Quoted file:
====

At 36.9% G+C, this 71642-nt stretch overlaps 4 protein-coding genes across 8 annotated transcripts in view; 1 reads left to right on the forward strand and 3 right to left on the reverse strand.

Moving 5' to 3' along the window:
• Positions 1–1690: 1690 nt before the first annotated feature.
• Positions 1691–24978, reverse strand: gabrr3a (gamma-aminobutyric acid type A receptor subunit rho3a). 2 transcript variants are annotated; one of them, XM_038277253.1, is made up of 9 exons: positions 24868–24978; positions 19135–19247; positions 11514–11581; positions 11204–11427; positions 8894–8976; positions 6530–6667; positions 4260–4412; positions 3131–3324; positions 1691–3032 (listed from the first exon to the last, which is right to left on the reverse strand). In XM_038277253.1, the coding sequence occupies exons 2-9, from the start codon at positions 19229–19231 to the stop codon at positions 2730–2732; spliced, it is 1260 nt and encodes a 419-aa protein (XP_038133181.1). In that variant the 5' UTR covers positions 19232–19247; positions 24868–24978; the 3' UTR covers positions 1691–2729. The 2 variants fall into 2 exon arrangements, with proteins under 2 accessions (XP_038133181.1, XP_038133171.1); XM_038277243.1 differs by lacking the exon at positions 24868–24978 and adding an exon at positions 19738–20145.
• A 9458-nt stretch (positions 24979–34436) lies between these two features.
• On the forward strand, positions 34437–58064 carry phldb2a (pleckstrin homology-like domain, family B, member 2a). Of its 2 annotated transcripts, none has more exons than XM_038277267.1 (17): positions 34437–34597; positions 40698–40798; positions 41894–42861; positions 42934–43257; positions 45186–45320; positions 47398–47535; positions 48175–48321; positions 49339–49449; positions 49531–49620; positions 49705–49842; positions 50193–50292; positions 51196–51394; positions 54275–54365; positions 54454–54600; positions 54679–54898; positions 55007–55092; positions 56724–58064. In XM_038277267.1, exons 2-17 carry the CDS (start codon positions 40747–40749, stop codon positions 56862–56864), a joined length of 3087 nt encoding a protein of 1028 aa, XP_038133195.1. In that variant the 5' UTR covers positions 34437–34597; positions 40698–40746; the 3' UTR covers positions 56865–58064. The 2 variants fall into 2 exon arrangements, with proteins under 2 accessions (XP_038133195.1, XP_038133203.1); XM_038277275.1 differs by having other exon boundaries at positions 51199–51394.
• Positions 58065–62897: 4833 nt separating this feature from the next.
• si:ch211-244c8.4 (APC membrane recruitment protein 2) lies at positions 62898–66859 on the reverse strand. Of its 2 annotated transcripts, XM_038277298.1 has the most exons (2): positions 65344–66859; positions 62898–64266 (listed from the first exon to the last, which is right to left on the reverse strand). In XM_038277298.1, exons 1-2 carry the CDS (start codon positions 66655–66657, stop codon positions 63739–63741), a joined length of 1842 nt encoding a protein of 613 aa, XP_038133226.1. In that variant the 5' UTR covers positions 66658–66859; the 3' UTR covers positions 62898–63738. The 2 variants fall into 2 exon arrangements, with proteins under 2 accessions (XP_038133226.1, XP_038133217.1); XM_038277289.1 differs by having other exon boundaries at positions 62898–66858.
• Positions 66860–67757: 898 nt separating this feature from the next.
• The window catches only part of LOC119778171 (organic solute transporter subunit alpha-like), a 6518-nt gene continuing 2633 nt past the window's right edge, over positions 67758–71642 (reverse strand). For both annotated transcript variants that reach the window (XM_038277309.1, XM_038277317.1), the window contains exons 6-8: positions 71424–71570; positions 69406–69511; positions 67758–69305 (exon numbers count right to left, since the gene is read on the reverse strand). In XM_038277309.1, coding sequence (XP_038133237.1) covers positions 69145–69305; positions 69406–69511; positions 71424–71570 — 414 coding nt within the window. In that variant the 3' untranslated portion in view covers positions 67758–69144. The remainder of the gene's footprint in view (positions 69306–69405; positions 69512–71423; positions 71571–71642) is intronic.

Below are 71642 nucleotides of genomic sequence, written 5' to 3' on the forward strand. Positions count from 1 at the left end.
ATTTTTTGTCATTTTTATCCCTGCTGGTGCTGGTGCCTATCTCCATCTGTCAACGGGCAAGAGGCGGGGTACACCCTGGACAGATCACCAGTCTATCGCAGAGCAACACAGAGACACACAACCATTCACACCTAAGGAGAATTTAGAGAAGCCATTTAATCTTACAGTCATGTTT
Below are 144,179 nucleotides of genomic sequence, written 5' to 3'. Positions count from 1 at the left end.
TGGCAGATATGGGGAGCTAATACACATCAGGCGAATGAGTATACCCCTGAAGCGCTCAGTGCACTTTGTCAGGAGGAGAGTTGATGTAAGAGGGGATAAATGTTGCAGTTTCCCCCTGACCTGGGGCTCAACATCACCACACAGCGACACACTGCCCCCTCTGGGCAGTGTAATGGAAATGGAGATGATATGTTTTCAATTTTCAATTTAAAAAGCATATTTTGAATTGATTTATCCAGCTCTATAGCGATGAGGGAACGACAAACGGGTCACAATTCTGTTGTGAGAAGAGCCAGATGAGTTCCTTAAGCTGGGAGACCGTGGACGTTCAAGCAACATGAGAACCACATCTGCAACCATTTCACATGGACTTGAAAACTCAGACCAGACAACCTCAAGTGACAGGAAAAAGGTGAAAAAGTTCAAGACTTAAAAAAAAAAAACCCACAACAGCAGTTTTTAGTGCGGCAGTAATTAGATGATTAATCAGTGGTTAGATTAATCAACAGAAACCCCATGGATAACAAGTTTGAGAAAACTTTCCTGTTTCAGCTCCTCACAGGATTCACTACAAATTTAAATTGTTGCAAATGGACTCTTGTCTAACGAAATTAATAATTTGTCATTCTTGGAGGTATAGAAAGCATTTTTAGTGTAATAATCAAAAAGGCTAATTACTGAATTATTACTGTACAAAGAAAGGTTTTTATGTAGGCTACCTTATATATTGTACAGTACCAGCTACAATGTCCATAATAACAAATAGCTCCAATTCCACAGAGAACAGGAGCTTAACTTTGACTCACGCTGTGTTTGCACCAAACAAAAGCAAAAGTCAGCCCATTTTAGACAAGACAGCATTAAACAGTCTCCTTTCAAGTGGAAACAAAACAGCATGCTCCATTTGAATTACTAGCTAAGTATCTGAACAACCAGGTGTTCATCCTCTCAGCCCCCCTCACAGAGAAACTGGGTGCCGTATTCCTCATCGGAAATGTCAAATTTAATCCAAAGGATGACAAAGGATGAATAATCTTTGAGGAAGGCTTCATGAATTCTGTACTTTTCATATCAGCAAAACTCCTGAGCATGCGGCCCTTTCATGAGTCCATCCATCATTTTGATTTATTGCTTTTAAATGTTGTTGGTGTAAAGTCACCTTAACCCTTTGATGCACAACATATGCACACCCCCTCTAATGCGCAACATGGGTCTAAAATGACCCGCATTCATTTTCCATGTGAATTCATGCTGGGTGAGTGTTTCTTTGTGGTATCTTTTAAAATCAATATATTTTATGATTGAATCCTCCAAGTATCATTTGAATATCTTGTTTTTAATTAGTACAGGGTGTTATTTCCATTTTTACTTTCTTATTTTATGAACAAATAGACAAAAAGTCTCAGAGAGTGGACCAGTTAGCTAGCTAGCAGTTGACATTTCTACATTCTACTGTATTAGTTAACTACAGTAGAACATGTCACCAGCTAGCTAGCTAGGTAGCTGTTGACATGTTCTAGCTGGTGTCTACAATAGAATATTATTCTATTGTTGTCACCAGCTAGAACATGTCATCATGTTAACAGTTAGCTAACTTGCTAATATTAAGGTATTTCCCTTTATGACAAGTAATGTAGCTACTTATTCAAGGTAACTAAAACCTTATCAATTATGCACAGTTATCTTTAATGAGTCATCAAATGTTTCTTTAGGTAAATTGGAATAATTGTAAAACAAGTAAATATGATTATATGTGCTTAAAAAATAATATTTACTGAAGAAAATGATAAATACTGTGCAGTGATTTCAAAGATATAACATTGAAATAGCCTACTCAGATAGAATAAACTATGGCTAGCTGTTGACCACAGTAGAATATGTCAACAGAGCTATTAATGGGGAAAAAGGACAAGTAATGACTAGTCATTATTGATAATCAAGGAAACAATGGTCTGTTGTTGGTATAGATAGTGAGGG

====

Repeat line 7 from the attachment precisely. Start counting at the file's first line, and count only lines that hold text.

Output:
• Positions 58065–62897: 4833 nt separating this feature from the next.